Champion jockey Brian Hughes has given his backing to the British Horseracing Authority's medical team amid reports the ruling body is considering the introduction of a new coronavirus testing system.
Racing was the first elite sport to return last June following a three-month shutdown to combat the outbreak of Covid-19.
However, while strict protocols have been in place ever since - with all attendees required to complete a health questionnaire prior to each meeting and undergo temperature checks before being allowed entry - coronavirus testing has not been implemented, unlike in some other sports.
With a more virulent strain of the virus causing a significant rise in positive cases since Christmas, football's Premier League and the EFL have moved to a more robust screening process, with players now being tested twice a week.
According to reports on Wednesday, the BHA is currently weighing up the possibility of following a similar model for jockeys.
Hughes said: "I'm in support of keeping everybody safe. I feel Dr Jerry Hill (chief medical adviser) of the BHA has done a very good job in keeping us all safe - all the protocols and biosecurity measures that have been put in place I feel have worked very well.
"All the precautions that have been put in place are for our benefit. I feel it is working well, but if they feel that (testing) is necessary for the sport, I have no objections.
"From trainers, to owners, to stable staff, jockeys' valets and all people that work at the races, everyone involved has pulled together.
"We all want to race and want to keep racing. We all want to do it safely, and I feel that has been done very well up until now.
"Everyone is learning all the time about Covid and the way it's changing. Anything we can do to keep everyone safe is only a good thing."
Conservative MP Laurence Robertson, chair of the All Party Parliamentary Group for Racing whose constituency includes Cheltenham, told the Daily Mail that testing should be introduced.
He said: "It would be a good idea for more testing to be done at racecourses, particularly if we can get a rapid rollout of quick turnaround tests.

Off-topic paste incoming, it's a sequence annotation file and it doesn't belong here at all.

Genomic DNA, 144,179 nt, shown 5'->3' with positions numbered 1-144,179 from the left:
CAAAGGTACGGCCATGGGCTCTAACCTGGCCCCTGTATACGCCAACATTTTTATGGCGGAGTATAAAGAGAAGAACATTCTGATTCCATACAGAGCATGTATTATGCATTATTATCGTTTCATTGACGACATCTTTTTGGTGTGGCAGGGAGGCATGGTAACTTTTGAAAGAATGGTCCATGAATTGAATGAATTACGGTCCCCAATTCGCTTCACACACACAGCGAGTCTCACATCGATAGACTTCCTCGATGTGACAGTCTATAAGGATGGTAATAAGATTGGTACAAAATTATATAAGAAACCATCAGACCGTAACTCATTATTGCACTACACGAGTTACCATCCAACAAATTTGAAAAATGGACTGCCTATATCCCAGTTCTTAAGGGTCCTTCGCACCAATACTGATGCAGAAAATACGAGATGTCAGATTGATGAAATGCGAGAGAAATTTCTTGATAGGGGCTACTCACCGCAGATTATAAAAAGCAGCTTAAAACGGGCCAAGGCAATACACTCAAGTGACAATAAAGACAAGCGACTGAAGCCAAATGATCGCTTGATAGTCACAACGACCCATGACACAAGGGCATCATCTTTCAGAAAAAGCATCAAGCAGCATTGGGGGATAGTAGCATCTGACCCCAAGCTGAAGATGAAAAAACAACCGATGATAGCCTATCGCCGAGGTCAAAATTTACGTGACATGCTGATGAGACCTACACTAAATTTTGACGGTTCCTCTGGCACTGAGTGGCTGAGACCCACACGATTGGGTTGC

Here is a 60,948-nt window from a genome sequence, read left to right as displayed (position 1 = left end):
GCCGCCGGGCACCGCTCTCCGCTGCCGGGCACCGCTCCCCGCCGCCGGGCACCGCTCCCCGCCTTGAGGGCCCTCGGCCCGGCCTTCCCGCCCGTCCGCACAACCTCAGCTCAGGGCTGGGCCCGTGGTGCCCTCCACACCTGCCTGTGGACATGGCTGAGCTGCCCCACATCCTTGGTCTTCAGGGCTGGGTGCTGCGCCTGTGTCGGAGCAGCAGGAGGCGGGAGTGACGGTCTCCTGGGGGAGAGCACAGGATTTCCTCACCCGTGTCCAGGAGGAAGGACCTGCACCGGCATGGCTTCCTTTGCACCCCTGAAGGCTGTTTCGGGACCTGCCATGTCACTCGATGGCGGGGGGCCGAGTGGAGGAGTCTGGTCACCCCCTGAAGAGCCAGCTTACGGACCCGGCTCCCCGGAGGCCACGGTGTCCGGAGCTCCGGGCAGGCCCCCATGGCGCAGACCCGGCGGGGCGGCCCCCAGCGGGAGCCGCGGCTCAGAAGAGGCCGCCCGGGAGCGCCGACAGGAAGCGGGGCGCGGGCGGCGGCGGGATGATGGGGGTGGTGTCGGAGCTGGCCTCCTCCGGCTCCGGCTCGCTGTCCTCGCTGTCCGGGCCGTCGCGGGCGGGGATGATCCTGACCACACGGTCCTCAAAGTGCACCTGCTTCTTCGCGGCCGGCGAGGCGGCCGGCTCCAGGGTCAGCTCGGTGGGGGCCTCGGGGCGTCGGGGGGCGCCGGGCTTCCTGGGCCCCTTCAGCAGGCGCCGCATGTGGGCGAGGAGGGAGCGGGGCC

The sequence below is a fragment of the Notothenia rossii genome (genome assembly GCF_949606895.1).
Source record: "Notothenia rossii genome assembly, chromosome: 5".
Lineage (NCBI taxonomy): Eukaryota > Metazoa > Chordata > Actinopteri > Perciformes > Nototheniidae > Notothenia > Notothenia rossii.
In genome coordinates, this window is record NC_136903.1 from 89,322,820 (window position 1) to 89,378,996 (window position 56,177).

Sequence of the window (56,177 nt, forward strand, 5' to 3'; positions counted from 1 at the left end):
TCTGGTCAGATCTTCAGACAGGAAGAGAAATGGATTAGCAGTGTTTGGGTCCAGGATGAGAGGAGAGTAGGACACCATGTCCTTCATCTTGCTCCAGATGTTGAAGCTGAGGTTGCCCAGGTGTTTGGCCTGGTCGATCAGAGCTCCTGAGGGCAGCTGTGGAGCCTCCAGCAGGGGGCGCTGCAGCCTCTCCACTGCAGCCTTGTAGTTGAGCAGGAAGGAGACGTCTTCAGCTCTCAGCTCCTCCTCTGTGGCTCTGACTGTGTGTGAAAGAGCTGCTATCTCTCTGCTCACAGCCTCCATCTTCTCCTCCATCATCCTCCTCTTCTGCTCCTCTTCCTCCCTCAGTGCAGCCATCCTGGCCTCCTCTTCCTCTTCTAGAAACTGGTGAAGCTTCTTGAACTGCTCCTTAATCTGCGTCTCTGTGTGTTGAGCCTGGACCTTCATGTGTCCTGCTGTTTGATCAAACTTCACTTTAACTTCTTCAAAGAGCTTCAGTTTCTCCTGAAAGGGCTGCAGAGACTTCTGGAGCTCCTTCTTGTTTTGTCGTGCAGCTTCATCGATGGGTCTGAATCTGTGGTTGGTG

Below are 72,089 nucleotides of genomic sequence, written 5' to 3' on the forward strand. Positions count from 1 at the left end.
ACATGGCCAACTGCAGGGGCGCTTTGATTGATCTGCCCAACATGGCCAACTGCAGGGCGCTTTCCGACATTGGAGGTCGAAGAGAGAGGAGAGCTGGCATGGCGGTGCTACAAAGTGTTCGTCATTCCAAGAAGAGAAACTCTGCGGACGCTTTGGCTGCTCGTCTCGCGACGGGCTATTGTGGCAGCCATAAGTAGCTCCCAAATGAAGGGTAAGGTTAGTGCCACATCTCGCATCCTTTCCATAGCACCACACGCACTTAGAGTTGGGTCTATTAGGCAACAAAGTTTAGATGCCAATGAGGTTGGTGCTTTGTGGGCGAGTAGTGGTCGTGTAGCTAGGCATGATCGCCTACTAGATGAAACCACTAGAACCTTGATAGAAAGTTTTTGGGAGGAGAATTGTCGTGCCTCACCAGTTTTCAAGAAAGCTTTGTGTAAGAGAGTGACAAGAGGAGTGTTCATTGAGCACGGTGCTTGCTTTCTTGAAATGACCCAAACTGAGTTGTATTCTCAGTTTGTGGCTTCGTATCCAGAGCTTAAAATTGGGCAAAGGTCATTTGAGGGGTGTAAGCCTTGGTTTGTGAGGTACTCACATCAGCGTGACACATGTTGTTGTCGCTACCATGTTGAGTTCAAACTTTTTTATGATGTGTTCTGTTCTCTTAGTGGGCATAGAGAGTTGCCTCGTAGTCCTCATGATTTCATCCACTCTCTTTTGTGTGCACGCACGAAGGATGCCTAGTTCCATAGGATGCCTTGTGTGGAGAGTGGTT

"Last summer we were restricted to testing people showing symptoms, but that is no longer the case."
Measures to try to prevent the spread of coronavirus on racecourses have been strengthened in recent months, with face masks made mandatory in October and owners prevented from attending since the turn of the year.
A BHA spokesperson said: "Racing's coronavirus control protocols are approved by UK Government. Racing is a predominantly outdoor, rural, non-contact sport and it was agreed by DCMS and Public Health England that for this reason - allied to the stringent, bespoke controls that have been put in place on racecourses - when racing resumed it would not require an ongoing mass-testing programme, but instead would utilise a strict health screening approach.
"The sport's protocols are working well, and the industry has acted very responsibly in terms of observing Government guidance. As a result there has been no evidence observed of transmission of the disease on racecourses since the sport resumed on June 1, from around 800 fixtures.
"However, we are constantly monitoring the situation and liaising with the industry and training hubs. We take an agile approach, and our protocols are under constant review to determine how racing can continue to strengthen our approach and best safeguard our people.
"Owing to the new variant of the disease the picture is changing - and should evidence show it is necessary, then testing is an option that may be helpful. As ever, we will be led by the science, data and evidence."